“When a Secretary of State talks about starting a third Intifada, especially amid rising violence, it could have the effect, directly or indirectly of lighting the fuse,” said Malcolm Hoenlein, executive vice chairman of the Conference of Presidents of Major American Jewish Organizations, responding to Kerry’s remarks, in an interview with The Algemeiner.
“The danger here is that you legitimate an escalation by saying that ‘because there is no progress it can start an Intifada.’ There are elements there that will use this to legitimize what they are doing,” Hoenlein said. “We had a situation in the past where comments by American leaders and others set the standard for what Palestinian leaders say and do.”
ADL president Abe Foxman uncharacteristically blasted Kerry.
Abraham Foxman, national director of the Anti-Defamation League, said Sunday morning that U.S. Secretary of State John Kerry’s “outrageous behavior” will unite American Jews.
“I think Kerry’s outrageous behavior will unite the American Jewish community,” Foxman said. “It is chutzpah to lecture Israel about the risks of peace and war.”
He described the current tensions between the allies as a “crisis of trust,” explaining that they had each agreed recently “not to surprise each other,” yet Netanyahu had found out from other diplomats what had been going on in Geneva, and “not directly, as was promised.”
Last month, Foxman criticized American leadership and resolve in the global arena, saying the world increasingly sees a “weak and retreating” United States that “cannot be counted on.”
Speaking at the ADL’s Centennial conference in New York, Foxman expressed apprehension that the U.S. is undergoing a “deep and dangerous change” that would endanger both Israel’s security and the wellbeing of the American Jewish community. “It causes me to lose sleep,” he said.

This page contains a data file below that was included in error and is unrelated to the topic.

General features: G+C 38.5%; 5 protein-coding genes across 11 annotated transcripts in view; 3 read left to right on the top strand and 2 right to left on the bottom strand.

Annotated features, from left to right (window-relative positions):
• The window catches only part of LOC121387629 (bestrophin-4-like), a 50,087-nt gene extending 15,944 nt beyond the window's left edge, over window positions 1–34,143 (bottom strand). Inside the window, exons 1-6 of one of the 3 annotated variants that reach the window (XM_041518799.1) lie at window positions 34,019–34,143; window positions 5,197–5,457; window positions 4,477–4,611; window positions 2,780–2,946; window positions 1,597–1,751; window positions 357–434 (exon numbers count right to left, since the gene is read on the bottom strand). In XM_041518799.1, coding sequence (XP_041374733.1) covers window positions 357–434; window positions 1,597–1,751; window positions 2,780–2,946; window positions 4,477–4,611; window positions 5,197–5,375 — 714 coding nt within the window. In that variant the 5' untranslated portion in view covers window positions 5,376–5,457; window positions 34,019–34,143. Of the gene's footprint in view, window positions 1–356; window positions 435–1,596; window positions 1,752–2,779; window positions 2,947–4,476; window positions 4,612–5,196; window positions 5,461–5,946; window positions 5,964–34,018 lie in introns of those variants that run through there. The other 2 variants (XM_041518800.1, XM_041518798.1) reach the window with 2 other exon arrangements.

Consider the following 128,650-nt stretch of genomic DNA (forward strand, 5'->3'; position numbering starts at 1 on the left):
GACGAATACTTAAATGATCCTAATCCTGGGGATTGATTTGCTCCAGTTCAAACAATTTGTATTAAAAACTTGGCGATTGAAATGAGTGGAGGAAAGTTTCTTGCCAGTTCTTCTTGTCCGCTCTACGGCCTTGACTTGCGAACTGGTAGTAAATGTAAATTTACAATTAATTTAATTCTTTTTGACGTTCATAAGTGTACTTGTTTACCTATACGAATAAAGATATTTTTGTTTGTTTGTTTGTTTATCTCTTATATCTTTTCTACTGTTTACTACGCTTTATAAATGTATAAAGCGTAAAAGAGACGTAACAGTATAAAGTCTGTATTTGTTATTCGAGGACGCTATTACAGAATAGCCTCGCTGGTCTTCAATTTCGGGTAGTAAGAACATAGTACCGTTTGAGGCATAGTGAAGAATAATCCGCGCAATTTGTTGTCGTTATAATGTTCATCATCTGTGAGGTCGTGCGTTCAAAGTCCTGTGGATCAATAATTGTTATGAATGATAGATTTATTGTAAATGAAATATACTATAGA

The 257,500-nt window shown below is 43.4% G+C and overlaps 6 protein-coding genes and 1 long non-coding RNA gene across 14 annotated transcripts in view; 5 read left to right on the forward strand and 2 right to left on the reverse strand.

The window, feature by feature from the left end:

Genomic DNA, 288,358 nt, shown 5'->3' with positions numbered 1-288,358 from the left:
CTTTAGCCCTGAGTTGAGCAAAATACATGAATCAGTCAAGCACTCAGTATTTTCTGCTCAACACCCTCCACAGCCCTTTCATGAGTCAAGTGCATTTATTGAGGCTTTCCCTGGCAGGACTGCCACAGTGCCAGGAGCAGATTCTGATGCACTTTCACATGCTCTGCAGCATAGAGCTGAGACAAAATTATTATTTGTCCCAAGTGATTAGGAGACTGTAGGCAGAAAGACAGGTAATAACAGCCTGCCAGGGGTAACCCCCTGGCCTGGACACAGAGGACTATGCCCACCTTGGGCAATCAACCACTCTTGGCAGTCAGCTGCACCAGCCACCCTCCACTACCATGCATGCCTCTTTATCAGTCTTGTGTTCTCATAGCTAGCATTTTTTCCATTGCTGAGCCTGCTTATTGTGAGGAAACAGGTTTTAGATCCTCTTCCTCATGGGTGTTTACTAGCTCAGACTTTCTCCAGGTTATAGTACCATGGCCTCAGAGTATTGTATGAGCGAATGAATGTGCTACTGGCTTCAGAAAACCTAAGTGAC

There wasn’t much welcome for Kerry’s threats to Israel and appeasement of Iran from Bnai Brith or the Simon Wiesenthal Center.
“The Secretary introduced views that can only complicate the process. It would be more productive to exhort the parties to work toward compromise, rather than speculating on worst-case scenarios,” said Daniel Mariaschin, B’nai B’rith International executive vice president.
Abraham Cooper, associate dean at the Simon Wiesenthal Center, asked: “Why would the Palestinians negotiate on anything when the secretary of state calls settlements ‘illegal’, when he says Israeli troops have to leave West Bank, when he increases aid to the PA when their corruption infuriates the Palestinian street, and seems to make no demands for Palestinians to once and for all stop the attacks on their neighbor’s legitimacy?”